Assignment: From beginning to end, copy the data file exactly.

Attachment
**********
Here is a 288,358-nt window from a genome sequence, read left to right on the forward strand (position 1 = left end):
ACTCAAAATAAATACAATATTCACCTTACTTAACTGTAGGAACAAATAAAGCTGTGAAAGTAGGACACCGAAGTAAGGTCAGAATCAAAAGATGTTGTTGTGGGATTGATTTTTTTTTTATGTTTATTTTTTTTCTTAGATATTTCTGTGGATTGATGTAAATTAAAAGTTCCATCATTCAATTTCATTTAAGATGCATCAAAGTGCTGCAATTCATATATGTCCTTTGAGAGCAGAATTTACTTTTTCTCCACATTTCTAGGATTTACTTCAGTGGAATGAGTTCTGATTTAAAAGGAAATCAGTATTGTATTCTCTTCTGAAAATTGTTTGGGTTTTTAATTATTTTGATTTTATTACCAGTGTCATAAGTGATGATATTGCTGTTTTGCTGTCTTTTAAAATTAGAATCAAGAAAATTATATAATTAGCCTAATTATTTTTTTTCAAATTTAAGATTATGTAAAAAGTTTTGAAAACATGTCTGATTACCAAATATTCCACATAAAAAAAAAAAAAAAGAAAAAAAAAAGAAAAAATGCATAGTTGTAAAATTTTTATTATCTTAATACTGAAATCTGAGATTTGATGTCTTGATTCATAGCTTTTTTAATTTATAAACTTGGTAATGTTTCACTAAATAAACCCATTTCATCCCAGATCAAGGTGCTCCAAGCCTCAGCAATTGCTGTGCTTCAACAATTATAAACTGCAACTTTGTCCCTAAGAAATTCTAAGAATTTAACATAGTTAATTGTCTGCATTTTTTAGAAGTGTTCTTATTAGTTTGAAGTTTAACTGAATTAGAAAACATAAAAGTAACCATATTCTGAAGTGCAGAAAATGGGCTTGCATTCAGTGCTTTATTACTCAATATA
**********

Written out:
Here is a 288,358-nt window from a genome sequence, read left to right on the forward strand (position 1 = left end):
ACTCAAAATAAATACAATATTCACCTTACTTAACTGTAGGAACAAATAAAGCTGTGAAAGTAGGACACCGAAGTAAGGTCAGAATCAAAAGATGTTGTTGTGGGATTGATTTTTTTTTTATGTTTATTTTTTTTCTTAGATATTTCTGTGGATTGATGTAAATTAAAAGTTCCATCATTCAATTTCATTTAAGATGCATCAAAGTGCTGCAATTCATATATGTCCTTTGAGAGCAGAATTTACTTTTTCTCCACATTTCTAGGATTTACTTCAGTGGAATGAGTTCTGATTTAAAAGGAAATCAGTATTGTATTCTCTTCTGAAAATTGTTTGGGTTTTTAATTATTTTGATTTTATTACCAGTGTCATAAGTGATGATATTGCTGTTTTGCTGTCTTTTAAAATTAGAATCAAGAAAATTATATAATTAGCCTAATTATTTTTTTTCAAATTTAAGATTATGTAAAAAGTTTTGAAAACATGTCTGATTACCAAATATTCCACATAAAAAAAAAAAAAAAGAAAAAAAAAAGAAAAAATGCATAGTTGTAAAATTTTTATTATCTTAATACTGAAATCTGAGATTTGATGTCTTGATTCATAGCTTTTTTAATTTATAAACTTGGTAATGTTTCACTAAATAAACCCATTTCATCCCAGATCAAGGTGCTCCAAGCCTCAGCAATTGCTGTGCTTCAACAATTATAAACTGCAACTTTGTCCCTAAGAAATTCTAAGAATTTAACATAGTTAATTGTCTGCATTTTTTAGAAGTGTTCTTATTAGTTTGAAGTTTAACTGAATTAGAAAACATAAAAGTAACCATATTCTGAAGTGCAGAAAATGGGCTTGCATTCAGTGCTTTATTACTCAATATA